• Folders. You can add VM folders that are present in your vSphere inventory to a protection group, so that all VMs in those folders are included in snapshots. Folder selection does not include sub folders. To include sub folders, select them manually.
    Note: Protection groups do not support folder-based snapshots for VMs that are a part of vApp.
  • vSphere tags. Use tags to define protection group membership. Any VMs that match the tags you specify are included in the protection group snapshot. You can select any tags defined in vSphere on the protected site. For successful failover operations, ensure that the selected tags also exist on the target Recovery SDDC vCenter, or the compliance check display warnings, and the failback operation fails.
    Note: Creating, deleting, and assigning vSphere tags on VMs are not immediately visible to protection groups. For example, if you create a tag and associate it with 10 VMs, a protection group might not immediately show the VMs associated with this tag. Typically, it can take up to 15 minutes for vSphere tags to appear in protection groups, but usually is much faster.

Before a protection group takes a snapshot, VMs that match any name patterns evaluate first, and then combine with any defined folder or tag queries.

If you use an exclusion name pattern in your query, it is possible that other Folder or tag queries defined in the protection group might override the previously excluded name pattern. For example, if one of your queries excludes a VM by name, if that same VM lives inside a folder you have selected in a Folders query, that VM is included in the snapshot.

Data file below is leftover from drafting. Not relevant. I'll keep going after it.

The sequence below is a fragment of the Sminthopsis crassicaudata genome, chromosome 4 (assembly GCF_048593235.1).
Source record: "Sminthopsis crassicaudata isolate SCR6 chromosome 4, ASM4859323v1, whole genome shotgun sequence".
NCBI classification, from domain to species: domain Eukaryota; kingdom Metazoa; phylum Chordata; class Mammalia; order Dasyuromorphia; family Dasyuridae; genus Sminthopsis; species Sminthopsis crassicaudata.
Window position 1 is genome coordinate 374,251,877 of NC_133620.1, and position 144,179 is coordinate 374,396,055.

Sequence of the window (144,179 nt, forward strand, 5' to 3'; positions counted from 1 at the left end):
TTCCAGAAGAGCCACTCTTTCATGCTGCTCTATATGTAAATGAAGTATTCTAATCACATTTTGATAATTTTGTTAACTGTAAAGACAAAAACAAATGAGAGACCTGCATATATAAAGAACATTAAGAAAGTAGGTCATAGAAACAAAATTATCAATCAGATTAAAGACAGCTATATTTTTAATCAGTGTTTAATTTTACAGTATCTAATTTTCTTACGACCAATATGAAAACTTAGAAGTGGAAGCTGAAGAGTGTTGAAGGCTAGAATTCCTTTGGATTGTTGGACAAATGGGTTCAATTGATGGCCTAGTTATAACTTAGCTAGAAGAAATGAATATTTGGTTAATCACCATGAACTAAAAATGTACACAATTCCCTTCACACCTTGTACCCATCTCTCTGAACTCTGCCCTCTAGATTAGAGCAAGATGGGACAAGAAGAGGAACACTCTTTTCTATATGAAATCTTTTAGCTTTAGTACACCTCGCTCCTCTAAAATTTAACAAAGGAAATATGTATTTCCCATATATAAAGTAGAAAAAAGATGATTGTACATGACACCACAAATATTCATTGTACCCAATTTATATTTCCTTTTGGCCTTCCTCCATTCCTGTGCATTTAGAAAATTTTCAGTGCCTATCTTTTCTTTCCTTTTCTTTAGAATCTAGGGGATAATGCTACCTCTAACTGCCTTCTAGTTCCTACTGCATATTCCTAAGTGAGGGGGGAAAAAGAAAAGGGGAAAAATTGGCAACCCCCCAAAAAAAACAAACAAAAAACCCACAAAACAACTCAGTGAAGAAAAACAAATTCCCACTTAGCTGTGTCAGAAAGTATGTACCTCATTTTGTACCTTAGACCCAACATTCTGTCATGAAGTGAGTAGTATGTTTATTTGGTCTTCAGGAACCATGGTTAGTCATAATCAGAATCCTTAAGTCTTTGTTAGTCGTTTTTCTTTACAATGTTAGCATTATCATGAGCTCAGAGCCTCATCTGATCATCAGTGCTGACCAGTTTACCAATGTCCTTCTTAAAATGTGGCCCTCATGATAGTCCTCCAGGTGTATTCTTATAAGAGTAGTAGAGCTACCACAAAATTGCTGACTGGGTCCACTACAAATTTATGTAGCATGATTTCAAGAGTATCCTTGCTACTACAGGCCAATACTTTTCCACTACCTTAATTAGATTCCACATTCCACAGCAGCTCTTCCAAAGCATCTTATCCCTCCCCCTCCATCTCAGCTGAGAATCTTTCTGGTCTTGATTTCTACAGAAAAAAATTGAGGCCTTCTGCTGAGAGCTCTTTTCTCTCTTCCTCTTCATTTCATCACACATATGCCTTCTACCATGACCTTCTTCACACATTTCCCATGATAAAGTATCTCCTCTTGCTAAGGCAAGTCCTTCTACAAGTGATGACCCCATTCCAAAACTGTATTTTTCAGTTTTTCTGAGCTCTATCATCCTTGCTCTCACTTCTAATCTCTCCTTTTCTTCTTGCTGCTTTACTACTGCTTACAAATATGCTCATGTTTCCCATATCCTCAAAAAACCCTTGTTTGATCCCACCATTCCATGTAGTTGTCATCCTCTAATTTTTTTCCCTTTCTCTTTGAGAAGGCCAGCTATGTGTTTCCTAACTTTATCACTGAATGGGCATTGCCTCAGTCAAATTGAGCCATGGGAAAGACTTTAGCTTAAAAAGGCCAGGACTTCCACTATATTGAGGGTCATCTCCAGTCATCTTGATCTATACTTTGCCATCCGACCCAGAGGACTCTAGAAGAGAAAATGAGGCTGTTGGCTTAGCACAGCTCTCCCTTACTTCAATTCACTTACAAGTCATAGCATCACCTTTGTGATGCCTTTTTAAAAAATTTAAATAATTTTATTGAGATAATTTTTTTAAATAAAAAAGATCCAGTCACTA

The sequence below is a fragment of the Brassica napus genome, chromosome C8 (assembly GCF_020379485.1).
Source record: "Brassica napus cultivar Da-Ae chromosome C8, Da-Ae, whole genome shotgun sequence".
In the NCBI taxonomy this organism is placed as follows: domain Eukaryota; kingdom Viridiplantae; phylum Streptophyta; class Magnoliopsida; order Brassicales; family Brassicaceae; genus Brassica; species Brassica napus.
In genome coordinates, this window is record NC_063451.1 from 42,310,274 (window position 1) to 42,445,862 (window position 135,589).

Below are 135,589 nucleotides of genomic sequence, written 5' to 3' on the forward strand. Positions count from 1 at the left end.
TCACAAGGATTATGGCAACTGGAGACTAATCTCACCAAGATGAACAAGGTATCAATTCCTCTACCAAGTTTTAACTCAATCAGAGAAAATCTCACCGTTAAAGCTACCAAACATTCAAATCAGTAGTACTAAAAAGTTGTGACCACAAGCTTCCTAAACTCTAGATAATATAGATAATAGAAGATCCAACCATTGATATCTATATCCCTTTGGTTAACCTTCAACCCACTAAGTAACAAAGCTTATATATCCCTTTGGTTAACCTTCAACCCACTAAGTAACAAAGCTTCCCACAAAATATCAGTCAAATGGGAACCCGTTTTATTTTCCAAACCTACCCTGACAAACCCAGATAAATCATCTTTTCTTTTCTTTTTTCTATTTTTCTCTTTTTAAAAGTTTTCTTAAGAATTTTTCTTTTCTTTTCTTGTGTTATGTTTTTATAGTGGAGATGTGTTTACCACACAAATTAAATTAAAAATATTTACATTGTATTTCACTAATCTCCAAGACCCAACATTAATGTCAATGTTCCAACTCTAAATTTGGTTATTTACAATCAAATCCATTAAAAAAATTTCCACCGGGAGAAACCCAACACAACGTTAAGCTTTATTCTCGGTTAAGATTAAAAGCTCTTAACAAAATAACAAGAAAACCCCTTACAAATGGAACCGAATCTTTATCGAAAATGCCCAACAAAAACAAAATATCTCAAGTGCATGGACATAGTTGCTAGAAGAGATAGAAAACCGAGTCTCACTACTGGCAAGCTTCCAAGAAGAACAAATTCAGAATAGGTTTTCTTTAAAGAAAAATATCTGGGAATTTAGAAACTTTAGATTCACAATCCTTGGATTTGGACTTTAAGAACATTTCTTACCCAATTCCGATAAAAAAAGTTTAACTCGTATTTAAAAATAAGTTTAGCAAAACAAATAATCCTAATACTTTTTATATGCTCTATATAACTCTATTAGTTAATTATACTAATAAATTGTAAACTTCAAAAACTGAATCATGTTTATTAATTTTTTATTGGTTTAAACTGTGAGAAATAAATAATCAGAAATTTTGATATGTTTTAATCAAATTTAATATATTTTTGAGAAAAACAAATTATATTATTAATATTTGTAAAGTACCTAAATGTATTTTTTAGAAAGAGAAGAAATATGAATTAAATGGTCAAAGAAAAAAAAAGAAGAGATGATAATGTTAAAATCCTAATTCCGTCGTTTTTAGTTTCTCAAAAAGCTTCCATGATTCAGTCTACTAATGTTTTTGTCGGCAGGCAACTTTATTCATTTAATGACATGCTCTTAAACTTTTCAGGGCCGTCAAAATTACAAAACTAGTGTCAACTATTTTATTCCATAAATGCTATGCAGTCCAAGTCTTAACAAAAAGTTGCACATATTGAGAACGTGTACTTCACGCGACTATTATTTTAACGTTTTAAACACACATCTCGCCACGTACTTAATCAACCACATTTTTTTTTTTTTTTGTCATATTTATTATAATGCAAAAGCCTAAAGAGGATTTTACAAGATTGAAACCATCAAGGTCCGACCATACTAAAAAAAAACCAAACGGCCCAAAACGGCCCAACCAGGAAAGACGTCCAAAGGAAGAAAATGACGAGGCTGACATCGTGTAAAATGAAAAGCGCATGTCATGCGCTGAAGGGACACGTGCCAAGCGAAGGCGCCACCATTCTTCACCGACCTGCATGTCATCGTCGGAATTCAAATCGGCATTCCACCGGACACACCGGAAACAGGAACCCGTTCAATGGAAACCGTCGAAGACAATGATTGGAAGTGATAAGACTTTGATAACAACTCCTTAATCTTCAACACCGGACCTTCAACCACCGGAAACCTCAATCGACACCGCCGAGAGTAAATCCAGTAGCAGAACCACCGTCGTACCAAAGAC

To verify the snapshot before a scheduled job, take a manual snapshot.

Note: To create a VM name pattern to match VMs that have name using the following special characters, they must be escaped (prefixed with \ ) in the specified name pattern: ? , * .
Protection group snapshots ignore VMs that provide infrastructure services for your vSphere environment, even if the protection group definition indicates that the VM should be included. (For example, if the PG is defined with the "*" VM name pattern). Specifically, protection groups exclude the following types of VMs from snapshots:
  • VMware Live Cyber Recovery Cyber Recovery connector VMs.
  • VMware Cloud on AWS Management VMs.
  • vCLS (cluster service VMs).

Changing VM Protection Group Association

In some situations, you might want to change a VM’s protection group membership from one protection group to another. You can change the VM protection group membership by changing the protection group queries (name, tag, folder) so that the new protection group queries include the VM.

Once a VM has been moved from one protection group to another and the first snapshot of that VM is taken, you can do the following:
  • Fail over the VM from the original protection group snapshot.
  • Fail over the VM from the new protection group snapshot.
  • Perform a single VM restore from the original protection group snapshot.
  • Perform a single VM restore from the new protection group snapshot.

VMware Live Cyber Recovery tracks VM snapshots at the VM level, so the VM in the new protection group does not have to be reseeded when taking a new snapshot. When a VM is moved from one protection group to another, VMware Live Cyber Recovery only requires incremental snapshots when the VM is in the new group.

Snapshot Retention

A protection group snapshot retention policy defines how long snapshots remain on the cloud file system. You can set retention for any duration of hours, days, weeks, months, or years.
Note: A 90 day retention schedule might result in higher storage capacity consumption.